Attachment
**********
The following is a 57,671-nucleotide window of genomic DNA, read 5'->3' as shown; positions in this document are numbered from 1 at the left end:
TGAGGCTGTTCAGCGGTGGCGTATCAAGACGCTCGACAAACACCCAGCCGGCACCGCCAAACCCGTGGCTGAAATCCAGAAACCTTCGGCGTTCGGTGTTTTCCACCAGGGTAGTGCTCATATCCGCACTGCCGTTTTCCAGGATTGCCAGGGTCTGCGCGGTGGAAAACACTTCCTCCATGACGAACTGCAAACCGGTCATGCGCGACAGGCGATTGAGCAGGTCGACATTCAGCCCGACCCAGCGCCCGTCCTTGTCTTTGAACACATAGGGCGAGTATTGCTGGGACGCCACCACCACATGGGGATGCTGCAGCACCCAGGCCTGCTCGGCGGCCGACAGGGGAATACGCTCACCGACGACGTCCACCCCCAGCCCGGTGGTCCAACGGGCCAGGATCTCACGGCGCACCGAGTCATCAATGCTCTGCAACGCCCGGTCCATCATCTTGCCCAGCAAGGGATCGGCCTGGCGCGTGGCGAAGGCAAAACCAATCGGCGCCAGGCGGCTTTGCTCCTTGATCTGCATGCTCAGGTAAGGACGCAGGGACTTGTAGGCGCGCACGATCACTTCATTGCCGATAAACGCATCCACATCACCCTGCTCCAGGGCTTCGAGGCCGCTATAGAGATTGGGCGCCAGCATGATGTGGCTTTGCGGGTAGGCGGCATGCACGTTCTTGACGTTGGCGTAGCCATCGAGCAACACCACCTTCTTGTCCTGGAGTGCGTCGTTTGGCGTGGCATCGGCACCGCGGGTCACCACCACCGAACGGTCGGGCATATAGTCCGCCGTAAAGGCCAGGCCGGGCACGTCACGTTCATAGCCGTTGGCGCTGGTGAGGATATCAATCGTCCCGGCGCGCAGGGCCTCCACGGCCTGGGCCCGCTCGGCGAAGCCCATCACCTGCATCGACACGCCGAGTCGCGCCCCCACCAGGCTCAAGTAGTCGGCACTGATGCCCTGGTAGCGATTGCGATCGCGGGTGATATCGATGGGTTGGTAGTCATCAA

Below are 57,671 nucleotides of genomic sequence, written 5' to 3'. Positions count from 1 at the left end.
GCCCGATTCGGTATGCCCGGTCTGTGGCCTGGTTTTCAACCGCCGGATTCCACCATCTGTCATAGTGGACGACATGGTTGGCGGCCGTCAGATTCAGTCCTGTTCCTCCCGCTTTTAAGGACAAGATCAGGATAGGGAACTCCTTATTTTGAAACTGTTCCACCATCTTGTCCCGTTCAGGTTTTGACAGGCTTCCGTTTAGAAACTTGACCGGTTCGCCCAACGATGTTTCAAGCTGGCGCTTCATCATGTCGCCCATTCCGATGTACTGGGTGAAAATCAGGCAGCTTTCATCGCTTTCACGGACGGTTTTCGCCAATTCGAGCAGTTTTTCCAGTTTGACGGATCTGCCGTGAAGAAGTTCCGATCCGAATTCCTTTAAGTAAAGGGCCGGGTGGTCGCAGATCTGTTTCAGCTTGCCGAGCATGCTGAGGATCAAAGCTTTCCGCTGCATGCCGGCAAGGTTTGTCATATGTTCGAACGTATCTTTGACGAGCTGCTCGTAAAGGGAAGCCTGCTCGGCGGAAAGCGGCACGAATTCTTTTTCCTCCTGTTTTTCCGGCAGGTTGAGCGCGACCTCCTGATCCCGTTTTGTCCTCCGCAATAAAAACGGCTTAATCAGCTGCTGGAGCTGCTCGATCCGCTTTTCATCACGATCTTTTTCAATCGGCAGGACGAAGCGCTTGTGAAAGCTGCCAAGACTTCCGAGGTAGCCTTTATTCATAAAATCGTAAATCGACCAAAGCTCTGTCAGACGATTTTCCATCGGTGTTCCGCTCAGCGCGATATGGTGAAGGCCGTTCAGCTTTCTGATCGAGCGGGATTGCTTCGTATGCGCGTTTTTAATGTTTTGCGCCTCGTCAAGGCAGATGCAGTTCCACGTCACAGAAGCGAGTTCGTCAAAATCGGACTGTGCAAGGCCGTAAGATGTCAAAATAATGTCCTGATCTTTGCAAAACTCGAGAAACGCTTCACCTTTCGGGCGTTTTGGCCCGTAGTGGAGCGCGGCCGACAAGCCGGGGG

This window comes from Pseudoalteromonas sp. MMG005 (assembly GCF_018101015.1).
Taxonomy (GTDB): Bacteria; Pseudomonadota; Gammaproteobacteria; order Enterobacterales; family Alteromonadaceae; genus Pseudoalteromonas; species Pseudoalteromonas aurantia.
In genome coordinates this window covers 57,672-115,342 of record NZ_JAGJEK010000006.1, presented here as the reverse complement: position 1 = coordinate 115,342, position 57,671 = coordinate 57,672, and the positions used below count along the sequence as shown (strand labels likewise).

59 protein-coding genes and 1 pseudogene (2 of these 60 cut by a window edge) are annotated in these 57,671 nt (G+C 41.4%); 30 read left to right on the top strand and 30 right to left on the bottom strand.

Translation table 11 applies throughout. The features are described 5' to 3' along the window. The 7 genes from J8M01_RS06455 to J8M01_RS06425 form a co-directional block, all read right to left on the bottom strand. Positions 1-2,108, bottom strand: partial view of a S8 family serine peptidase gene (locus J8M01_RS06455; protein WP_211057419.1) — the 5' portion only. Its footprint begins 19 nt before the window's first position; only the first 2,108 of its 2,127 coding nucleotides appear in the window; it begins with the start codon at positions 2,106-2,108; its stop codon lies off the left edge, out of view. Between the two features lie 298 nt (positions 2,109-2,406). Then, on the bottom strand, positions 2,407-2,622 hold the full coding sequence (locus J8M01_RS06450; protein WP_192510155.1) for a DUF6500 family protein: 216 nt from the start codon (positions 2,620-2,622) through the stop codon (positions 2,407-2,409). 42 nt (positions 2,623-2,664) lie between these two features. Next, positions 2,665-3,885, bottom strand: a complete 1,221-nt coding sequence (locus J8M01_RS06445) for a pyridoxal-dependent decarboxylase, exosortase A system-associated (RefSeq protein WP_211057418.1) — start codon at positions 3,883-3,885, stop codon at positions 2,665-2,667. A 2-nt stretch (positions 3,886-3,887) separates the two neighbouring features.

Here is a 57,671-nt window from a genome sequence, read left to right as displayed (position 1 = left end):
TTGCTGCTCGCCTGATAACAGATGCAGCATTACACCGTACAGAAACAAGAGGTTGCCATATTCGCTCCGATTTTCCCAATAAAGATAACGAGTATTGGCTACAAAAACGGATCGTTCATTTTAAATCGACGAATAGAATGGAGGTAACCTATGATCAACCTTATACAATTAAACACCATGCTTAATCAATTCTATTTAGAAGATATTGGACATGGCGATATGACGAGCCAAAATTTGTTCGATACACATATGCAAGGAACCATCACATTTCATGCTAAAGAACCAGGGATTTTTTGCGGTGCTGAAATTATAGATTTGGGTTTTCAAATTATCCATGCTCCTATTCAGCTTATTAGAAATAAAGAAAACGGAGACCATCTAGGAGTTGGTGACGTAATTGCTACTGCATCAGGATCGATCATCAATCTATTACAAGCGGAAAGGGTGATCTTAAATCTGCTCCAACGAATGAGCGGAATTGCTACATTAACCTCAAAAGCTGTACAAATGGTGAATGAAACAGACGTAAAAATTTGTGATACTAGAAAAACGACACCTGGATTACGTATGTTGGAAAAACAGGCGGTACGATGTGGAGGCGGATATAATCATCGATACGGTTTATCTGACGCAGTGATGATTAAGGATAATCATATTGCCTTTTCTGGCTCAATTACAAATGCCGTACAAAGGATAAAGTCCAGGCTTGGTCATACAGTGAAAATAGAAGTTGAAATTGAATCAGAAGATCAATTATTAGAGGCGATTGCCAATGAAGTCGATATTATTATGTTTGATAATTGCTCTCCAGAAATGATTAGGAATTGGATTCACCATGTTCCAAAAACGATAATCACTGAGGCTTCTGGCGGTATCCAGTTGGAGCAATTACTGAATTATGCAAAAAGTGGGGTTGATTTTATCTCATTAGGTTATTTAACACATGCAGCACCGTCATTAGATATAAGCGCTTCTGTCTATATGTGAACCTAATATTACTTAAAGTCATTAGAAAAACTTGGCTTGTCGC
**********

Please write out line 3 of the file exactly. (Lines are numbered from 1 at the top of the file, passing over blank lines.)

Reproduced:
Below are 57,671 nucleotides of genomic sequence, written 5' to 3'. Positions count from 1 at the left end.